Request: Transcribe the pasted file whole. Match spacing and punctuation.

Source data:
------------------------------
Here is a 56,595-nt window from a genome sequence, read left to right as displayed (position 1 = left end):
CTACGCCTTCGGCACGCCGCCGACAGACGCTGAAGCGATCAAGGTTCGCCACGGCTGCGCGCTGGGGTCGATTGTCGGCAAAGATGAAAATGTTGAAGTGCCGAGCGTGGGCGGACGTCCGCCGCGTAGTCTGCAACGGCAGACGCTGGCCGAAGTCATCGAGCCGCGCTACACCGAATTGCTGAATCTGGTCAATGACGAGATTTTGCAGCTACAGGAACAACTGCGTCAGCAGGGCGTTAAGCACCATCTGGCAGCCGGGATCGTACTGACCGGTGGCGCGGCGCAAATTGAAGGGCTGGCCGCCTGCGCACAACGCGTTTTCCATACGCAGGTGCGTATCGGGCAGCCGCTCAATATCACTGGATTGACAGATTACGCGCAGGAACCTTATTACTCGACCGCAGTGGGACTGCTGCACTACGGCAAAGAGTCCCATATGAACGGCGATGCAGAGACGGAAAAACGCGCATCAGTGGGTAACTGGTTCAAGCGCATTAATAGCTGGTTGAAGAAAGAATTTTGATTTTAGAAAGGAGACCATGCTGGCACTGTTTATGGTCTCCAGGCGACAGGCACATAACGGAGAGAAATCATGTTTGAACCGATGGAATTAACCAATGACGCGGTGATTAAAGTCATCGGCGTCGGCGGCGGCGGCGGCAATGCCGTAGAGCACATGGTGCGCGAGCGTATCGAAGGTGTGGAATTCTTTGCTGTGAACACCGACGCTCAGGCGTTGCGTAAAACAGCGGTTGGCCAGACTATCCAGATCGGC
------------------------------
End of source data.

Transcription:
Here is a 56,595-nt window from a genome sequence, read left to right as displayed (position 1 = left end):
CTACGCCTTCGGCACGCCGCCGACAGACGCTGAAGCGATCAAGGTTCGCCACGGCTGCGCGCTGGGGTCGATTGTCGGCAAAGATGAAAATGTTGAAGTGCCGAGCGTGGGCGGACGTCCGCCGCGTAGTCTGCAACGGCAGACGCTGGCCGAAGTCATCGAGCCGCGCTACACCGAATTGCTGAATCTGGTCAATGACGAGATTTTGCAGCTACAGGAACAACTGCGTCAGCAGGGCGTTAAGCACCATCTGGCAGCCGGGATCGTACTGACCGGTGGCGCGGCGCAAATTGAAGGGCTGGCCGCCTGCGCACAACGCGTTTTCCATACGCAGGTGCGTATCGGGCAGCCGCTCAATATCACTGGATTGACAGATTACGCGCAGGAACCTTATTACTCGACCGCAGTGGGACTGCTGCACTACGGCAAAGAGTCCCATATGAACGGCGATGCAGAGACGGAAAAACGCGCATCAGTGGGTAACTGGTTCAAGCGCATTAATAGCTGGTTGAAGAAAGAATTTTGATTTTAGAAAGGAGACCATGCTGGCACTGTTTATGGTCTCCAGGCGACAGGCACATAACGGAGAGAAATCATGTTTGAACCGATGGAATTAACCAATGACGCGGTGATTAAAGTCATCGGCGTCGGCGGCGGCGGCGGCAATGCCGTAGAGCACATGGTGCGCGAGCGTATCGAAGGTGTGGAATTCTTTGCTGTGAACACCGACGCTCAGGCGTTGCGTAAAACAGCGGTTGGCCAGACTATCCAGATCGGC